- Sure it's good, and there are even some encouraging signs of stylistic exploration, like the jazzy hip hop of "Sensuous Whisper." But Stevie falls into the overproduction trap again here; the tunes average six minutes, and the "contemporary" gloss consists of superfluous sound effects and voiceovers ("My Love Is With You") that are just distracting. There's no question that he's still got all of his immense talent, but he just can't seem to reign himself in. I'm also offended by Stevie's trivialization of the Holocaust on the title track. Tons of guests here like Branford Marsalis, Ladysmith Black Mambazo, Nathan Watts, "Wah Wah" Ragin, and Stevie's daughter Aisha; and Kimberly Brewer handles a lot of backup vocals again. But as usual Stevie played most of the tracks, and wrote everything save one lyric. (JA)

Natural Wonder (1995)
A double live CD, mostly greatest hits with a few more obscure tracks ("Village Ghetto Land," "Stay Gold" from the film The Outsiders) thrown in, and three new songs: the somber social comment "Ms. & Mr. Little One," the amusing but slight instrumental "Stevie Ray Vaughan Blues," and the uplifting though overlong "Dancing To The Rhythm Of Your Love." He's a fantastic live performer, the arrangements are fresh (including a symphony orchestra that adds depth but isn't too intrusive), and the band is in great form; you don't need this, but you'll be glad you have it. (DBW)
His only live record as a mature artist, but unfortunately it's way too late to be either fresh or historically relevant. And then there's the track listing: too many selections are from Songs In, the new and rare material is forgettable, and Stevie dutifully covers some of his more popular, but lightweight hits. The huge band usually recreates the original arrangements, which is impressive but unenlightening; and the few new ideas are often bad ones. A better buy than a greatest hits, but that's not saying much. (JA)

Song Review (1996)
Another greatest hits, intended to replace rather than complement Musiquarium. No new material this time, though the compilation does collect some otherwise rare tracks, like two tunes from the Pinnochio soundtrack and a cover of Bob Marley's "Redemption Song." (DBW)

In 1998, Stevie contributed his version of "If Ever" (a song he'd previously given to John Denver) to the Down In The Delta soundtrack.

In 2000, Stevie contributed two new songs to the Bamboozled soundtrack.

In 2001, Stevie contributed two songs to A Very Special Christmas 5.

In 2002, Stevie collaborated on a version of Mel Torme's "Christmas Song" with India.Arie for a TV commercial. Like nearly everything he does, it was nominated for a Grammy.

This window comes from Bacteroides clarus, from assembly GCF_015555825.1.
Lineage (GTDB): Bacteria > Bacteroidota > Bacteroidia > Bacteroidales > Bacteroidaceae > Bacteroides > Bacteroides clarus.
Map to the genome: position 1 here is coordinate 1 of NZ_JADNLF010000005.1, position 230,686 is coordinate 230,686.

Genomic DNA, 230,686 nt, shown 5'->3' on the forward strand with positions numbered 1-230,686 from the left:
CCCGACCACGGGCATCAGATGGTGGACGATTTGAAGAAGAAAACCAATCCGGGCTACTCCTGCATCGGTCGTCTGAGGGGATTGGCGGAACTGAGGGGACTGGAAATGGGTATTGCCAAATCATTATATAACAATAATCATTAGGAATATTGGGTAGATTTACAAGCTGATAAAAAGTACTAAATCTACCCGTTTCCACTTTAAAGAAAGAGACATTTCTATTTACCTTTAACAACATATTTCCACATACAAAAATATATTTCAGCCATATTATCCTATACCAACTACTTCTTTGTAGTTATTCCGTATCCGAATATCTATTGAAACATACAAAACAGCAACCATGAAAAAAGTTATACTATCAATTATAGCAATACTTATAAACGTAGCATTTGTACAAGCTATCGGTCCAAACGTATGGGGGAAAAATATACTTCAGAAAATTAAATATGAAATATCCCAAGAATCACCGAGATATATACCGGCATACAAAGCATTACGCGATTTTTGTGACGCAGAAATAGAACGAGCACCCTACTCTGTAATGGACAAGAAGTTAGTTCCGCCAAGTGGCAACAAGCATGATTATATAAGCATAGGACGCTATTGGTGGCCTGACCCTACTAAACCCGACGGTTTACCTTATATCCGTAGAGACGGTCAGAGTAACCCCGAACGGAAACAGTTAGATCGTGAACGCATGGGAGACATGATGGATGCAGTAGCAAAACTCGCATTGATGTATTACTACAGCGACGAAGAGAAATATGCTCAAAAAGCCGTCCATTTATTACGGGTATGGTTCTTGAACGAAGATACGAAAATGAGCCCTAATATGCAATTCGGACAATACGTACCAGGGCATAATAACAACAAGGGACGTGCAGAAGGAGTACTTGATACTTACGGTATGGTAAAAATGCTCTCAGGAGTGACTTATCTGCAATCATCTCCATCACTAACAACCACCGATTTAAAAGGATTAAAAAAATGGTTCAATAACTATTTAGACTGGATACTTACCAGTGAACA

In 2003, Stevie dueted with Gloria Estefan on "Into You" (which he didn't write), from her album Into You.

A Time 2 Love (2005)
I wish Stevie had taken his time with this one instead of rushing it out after a mere ten years. As staunch a Wonder defender as I am, I really have to reach to find anything good to say about this record... "Sweetest Somebody I Know" is a pleasant, lilting love song recalling "Bird Of Beauty"; "Please Don't Hurt My Baby" is enjoyable funk with the same role-reversing take on infidelity as "Ordinary Pain"; "Tell Your Heart I Love You" has harmonica licks like a lesser "Big Brother." If you hated all the electronic percussion on the 80s and 90s releases (I didn't) you'll find some respite here ("My Love Is On Fire" has fine walking bass from Nathan Watts). Wait, those are the high points?! Holy steep decline, Batman!! There's a high concentration of sappy ballads ("From The Bottom Of My Heart"; "Passionate Raindrops"). The few uptempo numbers are boring: leadoff single "So What The Fuss" - with En Vogue on backing vocals and Prince on guitar - is a ripoff of Funkadelic's "(Not Just) Knee Deep." The message tunes are longwinded and obvious (title track featuring India.Arie; "Shelter In The Rain"). Everything is way too long (the atmospheric "Moon Blue"). He's too lazy to even sing all the leads, bringing such duet partners as his modestly talented daughter Aisha Morrison (twice) and Kim Burrell ("If Your Love Cannot Be Moved"), and when he is singing, he gets carried away with cramming zillions of syllables into each line at the expense of melody. Tons of guests, but most - including Paul McCartney and Bonnie Raitt - are buried under so many overdubs you can't hear them. (DBW)

Sketches Of A Life (2011)
I'm listing this piano-and-harmonica concerto here, though it wasn't released in any traditional manner, because it's a substantial work. Written between 1976 and 1994, it was premiered at the Library of Congress to coincide with Wonder receiving the Gershwin Prize for Popular Song. The Library put the performance on YouTube - give it a listen and let me know what you think. (DBW)